FASTTRACK REVEALS PRODUCE INDUSTRY CHANGES

PHILADELPHIA -- Post-consolidation aftershocks are creating shifts in the key contact points between retailers and grower/shippers, as well as new areas of friction, a biennial snapshot of the industry has found.Released during the Produce Marketing Association's Fresh Summit 2001, the FreshTrack research study by Cornell University focused this year on supply chain management. It found the state

PHILADELPHIA -- Post-consolidation aftershocks are creating shifts in the key contact points between retailers and grower/shippers, as well as new areas of friction, a biennial snapshot of the industry has found.

Released during the Produce Marketing Association's Fresh Summit 2001, the FreshTrack research study by Cornell University focused this year on supply chain management. It found the state of change has been accelerated by retail consolidation, and the emergence of new, shared concerns like food safety, which are causing a realignment in the distribution chain and the way produce is bought and sold.

Since the last report in 1999, Cornell researchers found that the supermarket produce department has continued its growth as a popular category with impressive margins and high consumer appeal. Retailers participating in the study indicated that the produce department contributed an average of 10.4% to total-store sales, up slightly from 9.5% in 1996, when Cornell first examined the industry in an initial study. New items and additional square footage are still hallmarks of the expansion; however, the study noted the pace of growth seems to be slowing, indicating the number of produce facings might be shrinking to accommodate any new products.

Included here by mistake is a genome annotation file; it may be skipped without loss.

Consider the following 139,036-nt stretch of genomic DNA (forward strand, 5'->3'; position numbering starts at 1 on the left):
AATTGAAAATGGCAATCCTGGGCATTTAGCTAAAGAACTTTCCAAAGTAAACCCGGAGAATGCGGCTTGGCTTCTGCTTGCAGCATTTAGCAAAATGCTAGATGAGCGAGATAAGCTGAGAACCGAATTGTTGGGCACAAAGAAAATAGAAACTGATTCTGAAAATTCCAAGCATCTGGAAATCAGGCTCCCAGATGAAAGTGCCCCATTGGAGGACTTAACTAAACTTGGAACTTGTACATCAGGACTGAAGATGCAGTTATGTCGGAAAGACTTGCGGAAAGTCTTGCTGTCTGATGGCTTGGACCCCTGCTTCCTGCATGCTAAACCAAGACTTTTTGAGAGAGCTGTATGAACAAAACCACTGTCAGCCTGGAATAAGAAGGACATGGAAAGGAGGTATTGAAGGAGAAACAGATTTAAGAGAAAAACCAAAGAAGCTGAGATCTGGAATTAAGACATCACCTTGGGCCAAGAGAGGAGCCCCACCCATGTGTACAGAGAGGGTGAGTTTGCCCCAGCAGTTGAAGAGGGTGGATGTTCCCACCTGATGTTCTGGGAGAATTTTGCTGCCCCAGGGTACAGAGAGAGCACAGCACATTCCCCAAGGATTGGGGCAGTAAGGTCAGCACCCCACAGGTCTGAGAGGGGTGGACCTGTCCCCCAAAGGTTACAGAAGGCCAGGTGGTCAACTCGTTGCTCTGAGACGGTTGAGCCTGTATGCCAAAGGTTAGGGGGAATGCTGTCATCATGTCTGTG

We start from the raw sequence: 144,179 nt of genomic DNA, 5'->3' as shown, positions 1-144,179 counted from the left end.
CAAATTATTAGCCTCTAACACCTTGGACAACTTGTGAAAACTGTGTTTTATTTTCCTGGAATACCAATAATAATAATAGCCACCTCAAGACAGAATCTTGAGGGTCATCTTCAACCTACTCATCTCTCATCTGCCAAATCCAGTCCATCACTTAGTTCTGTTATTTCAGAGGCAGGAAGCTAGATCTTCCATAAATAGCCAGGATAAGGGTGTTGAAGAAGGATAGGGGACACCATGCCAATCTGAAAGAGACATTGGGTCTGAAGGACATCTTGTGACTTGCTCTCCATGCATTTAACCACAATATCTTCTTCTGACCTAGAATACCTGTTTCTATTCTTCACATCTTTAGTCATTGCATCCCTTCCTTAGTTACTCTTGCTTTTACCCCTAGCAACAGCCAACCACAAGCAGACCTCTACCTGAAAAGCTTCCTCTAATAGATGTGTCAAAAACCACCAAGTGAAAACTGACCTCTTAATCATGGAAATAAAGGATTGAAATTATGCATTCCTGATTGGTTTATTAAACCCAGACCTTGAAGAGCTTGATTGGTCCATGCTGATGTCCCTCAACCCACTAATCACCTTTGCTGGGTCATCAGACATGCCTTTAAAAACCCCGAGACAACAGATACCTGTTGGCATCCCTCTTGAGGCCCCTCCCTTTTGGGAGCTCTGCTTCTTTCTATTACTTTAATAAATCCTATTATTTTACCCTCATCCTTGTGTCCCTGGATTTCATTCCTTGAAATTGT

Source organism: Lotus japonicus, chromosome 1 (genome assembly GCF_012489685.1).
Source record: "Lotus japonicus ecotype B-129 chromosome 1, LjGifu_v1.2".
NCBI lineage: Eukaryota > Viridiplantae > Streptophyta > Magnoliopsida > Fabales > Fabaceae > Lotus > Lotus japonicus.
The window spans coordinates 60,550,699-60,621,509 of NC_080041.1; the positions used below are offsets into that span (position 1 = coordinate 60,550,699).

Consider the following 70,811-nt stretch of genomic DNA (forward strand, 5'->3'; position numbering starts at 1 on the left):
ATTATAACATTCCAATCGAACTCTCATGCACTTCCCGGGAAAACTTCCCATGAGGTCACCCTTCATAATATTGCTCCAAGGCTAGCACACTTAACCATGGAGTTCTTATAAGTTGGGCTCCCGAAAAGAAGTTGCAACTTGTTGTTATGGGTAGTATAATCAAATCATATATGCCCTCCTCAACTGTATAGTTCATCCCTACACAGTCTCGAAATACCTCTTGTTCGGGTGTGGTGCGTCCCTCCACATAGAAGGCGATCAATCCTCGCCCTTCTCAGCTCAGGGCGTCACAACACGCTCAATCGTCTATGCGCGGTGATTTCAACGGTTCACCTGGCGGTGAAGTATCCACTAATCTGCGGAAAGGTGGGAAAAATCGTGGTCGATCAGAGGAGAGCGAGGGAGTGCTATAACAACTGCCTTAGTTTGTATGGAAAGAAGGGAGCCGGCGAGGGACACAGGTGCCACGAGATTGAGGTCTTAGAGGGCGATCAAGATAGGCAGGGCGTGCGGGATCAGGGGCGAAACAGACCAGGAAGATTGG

The report confirmed suspicions among grower/shippers that consolidation has, indeed, reduced the number of supermarket produce buyers. Just two years ago, FreshTrack found a total of 10.2 buyers per retail company. Today, that number has dropped to 9.8 buyers per firm.

The decline is most notable in the larger companies, researchers found: In 1999, large companies employed almost 20 buyers, whereas now, they use 15.6. Of those, it appears these large firms have shifted buying operations to divisional or field offices, with fewer than before at the headquarters level.

On another level, FreshTrack found that category management continues to grow in importance. Currently, nearly 59% of respondents said they have category managers. On average there are 8.9 category managers today, up significantly from 3.5, as reported in the 1999 report.

The changes are also reflected in the way produce is bought. FreshTrack found a substantial increase in the amount of product sourced directly from grower/shippers, shifting volume from brokers and produce wholesalers. Respondents stated nearly 75% of all produce they buy is currently shipped directly from production areas to distribution centers, up from the 1999 poll, when only 61% said their produce was directly sourced. Not surprisingly, the largest retailers showed a greater reliance on direct shipments, the study found.